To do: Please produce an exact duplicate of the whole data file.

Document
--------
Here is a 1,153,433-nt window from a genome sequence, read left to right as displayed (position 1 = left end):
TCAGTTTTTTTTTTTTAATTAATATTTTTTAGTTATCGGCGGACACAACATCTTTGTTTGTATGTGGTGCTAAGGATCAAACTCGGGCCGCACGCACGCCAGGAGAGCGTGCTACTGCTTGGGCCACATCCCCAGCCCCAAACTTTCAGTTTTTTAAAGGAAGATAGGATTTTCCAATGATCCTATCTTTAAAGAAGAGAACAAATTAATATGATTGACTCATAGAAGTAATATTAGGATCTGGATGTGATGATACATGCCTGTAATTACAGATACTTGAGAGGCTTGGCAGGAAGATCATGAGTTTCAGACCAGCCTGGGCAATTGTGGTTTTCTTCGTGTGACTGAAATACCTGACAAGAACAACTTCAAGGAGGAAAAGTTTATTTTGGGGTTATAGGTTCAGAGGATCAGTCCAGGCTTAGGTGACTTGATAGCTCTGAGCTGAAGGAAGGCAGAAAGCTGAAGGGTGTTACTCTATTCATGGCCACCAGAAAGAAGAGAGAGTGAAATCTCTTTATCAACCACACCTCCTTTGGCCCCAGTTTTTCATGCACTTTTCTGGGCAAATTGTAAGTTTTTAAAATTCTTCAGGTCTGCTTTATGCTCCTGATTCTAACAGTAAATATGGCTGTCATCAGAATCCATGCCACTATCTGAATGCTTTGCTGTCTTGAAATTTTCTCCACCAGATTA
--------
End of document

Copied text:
Here is a 1,153,433-nt window from a genome sequence, read left to right as displayed (position 1 = left end):
TCAGTTTTTTTTTTTTAATTAATATTTTTTAGTTATCGGCGGACACAACATCTTTGTTTGTATGTGGTGCTAAGGATCAAACTCGGGCCGCACGCACGCCAGGAGAGCGTGCTACTGCTTGGGCCACATCCCCAGCCCCAAACTTTCAGTTTTTTAAAGGAAGATAGGATTTTCCAATGATCCTATCTTTAAAGAAGAGAACAAATTAATATGATTGACTCATAGAAGTAATATTAGGATCTGGATGTGATGATACATGCCTGTAATTACAGATACTTGAGAGGCTTGGCAGGAAGATCATGAGTTTCAGACCAGCCTGGGCAATTGTGGTTTTCTTCGTGTGACTGAAATACCTGACAAGAACAACTTCAAGGAGGAAAAGTTTATTTTGGGGTTATAGGTTCAGAGGATCAGTCCAGGCTTAGGTGACTTGATAGCTCTGAGCTGAAGGAAGGCAGAAAGCTGAAGGGTGTTACTCTATTCATGGCCACCAGAAAGAAGAGAGAGTGAAATCTCTTTATCAACCACACCTCCTTTGGCCCCAGTTTTTCATGCACTTTTCTGGGCAAATTGTAAGTTTTTAAAATTCTTCAGGTCTGCTTTATGCTCCTGATTCTAACAGTAAATATGGCTGTCATCAGAATCCATGCCACTATCTGAATGCTTTGCTGTCTTGAAATTTTCTCCACCAGATTA